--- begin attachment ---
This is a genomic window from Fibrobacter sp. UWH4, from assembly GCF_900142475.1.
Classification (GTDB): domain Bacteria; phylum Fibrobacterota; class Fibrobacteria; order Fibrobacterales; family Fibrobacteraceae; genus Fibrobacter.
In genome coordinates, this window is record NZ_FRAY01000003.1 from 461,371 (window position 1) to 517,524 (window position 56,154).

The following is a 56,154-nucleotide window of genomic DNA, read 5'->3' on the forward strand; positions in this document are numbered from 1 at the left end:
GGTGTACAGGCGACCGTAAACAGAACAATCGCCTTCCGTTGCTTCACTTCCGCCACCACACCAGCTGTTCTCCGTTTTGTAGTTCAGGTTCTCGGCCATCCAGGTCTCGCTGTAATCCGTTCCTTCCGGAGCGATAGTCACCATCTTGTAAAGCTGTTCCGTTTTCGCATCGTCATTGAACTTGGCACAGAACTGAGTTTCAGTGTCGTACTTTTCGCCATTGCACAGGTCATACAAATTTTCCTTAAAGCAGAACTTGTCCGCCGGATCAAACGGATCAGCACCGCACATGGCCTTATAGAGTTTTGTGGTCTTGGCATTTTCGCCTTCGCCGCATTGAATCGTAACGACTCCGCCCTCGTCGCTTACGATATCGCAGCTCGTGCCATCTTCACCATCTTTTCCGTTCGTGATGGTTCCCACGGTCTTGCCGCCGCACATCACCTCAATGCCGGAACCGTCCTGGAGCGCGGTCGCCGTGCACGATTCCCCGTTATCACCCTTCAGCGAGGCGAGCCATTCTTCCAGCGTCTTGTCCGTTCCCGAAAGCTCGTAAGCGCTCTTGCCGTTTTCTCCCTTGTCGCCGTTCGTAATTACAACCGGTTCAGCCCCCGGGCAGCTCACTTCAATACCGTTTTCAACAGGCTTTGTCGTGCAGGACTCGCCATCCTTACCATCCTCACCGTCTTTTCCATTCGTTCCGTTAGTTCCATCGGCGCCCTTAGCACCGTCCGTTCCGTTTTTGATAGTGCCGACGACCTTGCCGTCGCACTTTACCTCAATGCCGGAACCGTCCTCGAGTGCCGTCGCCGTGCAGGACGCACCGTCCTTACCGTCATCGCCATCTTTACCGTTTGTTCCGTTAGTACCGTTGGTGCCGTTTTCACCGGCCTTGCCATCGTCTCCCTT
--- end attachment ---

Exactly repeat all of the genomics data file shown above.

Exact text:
This is a genomic window from Fibrobacter sp. UWH4, from assembly GCF_900142475.1.
Classification (GTDB): domain Bacteria; phylum Fibrobacterota; class Fibrobacteria; order Fibrobacterales; family Fibrobacteraceae; genus Fibrobacter.
In genome coordinates, this window is record NZ_FRAY01000003.1 from 461,371 (window position 1) to 517,524 (window position 56,154).

The following is a 56,154-nucleotide window of genomic DNA, read 5'->3' on the forward strand; positions in this document are numbered from 1 at the left end:
GGTGTACAGGCGACCGTAAACAGAACAATCGCCTTCCGTTGCTTCACTTCCGCCACCACACCAGCTGTTCTCCGTTTTGTAGTTCAGGTTCTCGGCCATCCAGGTCTCGCTGTAATCCGTTCCTTCCGGAGCGATAGTCACCATCTTGTAAAGCTGTTCCGTTTTCGCATCGTCATTGAACTTGGCACAGAACTGAGTTTCAGTGTCGTACTTTTCGCCATTGCACAGGTCATACAAATTTTCCTTAAAGCAGAACTTGTCCGCCGGATCAAACGGATCAGCACCGCACATGGCCTTATAGAGTTTTGTGGTCTTGGCATTTTCGCCTTCGCCGCATTGAATCGTAACGACTCCGCCCTCGTCGCTTACGATATCGCAGCTCGTGCCATCTTCACCATCTTTTCCGTTCGTGATGGTTCCCACGGTCTTGCCGCCGCACATCACCTCAATGCCGGAACCGTCCTGGAGCGCGGTCGCCGTGCACGATTCCCCGTTATCACCCTTCAGCGAGGCGAGCCATTCTTCCAGCGTCTTGTCCGTTCCCGAAAGCTCGTAAGCGCTCTTGCCGTTTTCTCCCTTGTCGCCGTTCGTAATTACAACCGGTTCAGCCCCCGGGCAGCTCACTTCAATACCGTTTTCAACAGGCTTTGTCGTGCAGGACTCGCCATCCTTACCATCCTCACCGTCTTTTCCATTCGTTCCGTTAGTTCCATCGGCGCCCTTAGCACCGTCCGTTCCGTTTTTGATAGTGCCGACGACCTTGCCGTCGCACTTTACCTCAATGCCGGAACCGTCCTCGAGTGCCGTCGCCGTGCAGGACGCACCGTCCTTACCGTCATCGCCATCTTTACCGTTTGTTCCGTTAGTACCGTTGGTGCCGTTTTCACCGGCCTTGCCATCGTCTCCCTT